Here’s an out-of-the-box idea: how about a property tax assessment to pay to get an Orca card for every resident in Seattle. The cost for a business is about $200 a year, but I’m guessing the city could get a volume discount.

Safety

One of the reasons to take the bus that people don’t think about is safety. I’ve often heard people cite personal safety as one of the reasons they don’t take the bus. But statistics actually argue the opposite. Taking the bus is over 10 times safer than driving. An attack on the bus gets lots of news, because it is so rare. A fatal car accident is only news if it ties up traffic.

Community

One of the things I like to do is take the bus with my son. It’s quality time for us to talk or read. When I’m driving he often wants me to look at something, which is generally a bad idea. On the bus, it’s perfect.

I’ve met lots of my neighbors on the bus. This morning I chatted with a neighbor who I rarely talk with other than on the bus. I can’t tell you how often I’m at an event and someone recognizes me from the 21.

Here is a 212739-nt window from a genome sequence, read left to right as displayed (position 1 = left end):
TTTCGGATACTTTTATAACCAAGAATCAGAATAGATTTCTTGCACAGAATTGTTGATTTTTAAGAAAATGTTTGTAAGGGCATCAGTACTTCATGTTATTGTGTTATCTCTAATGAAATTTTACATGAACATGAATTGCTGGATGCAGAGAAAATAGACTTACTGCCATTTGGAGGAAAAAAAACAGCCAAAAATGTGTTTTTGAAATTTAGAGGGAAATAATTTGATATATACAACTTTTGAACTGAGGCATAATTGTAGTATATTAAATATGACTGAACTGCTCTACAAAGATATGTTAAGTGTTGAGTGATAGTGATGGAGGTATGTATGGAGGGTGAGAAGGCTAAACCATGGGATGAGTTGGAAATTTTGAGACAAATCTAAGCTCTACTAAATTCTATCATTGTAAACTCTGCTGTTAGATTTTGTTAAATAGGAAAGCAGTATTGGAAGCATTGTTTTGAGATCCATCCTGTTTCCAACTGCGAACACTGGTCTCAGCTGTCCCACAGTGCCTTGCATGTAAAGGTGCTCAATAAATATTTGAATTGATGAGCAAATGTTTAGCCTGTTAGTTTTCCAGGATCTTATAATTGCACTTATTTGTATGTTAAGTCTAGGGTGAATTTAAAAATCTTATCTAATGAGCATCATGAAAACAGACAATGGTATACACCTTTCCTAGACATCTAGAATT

Why drivers should support transit

As I sit in a crowded bus, I wonder how we can fund more transit. Looking at a broader view of how to manage our limited resource of road space, I think drivers should pay more to support transit for their own selfish reasons. I have as much right to put my car on the road as John R. Public (you can guess what the R stands for). But by choosing to take the bus, I improve his commute. This is just another variant of the tragedy of the commons, where the road takes the place of the cow pasture. How much is he willing to pay to improve his own commute? Part of the funds from the SR520 toll will be to support transit in that corridor. That is in the best interest of drivers, as well as those who sit in the buses. Someone needs to quantify how much each dollar of transit support speeds the commute for those left in their cars for whatever reason. That would help us gain more support for transit via tolls, or at least weaken the arguments of those who want to end all support for transit.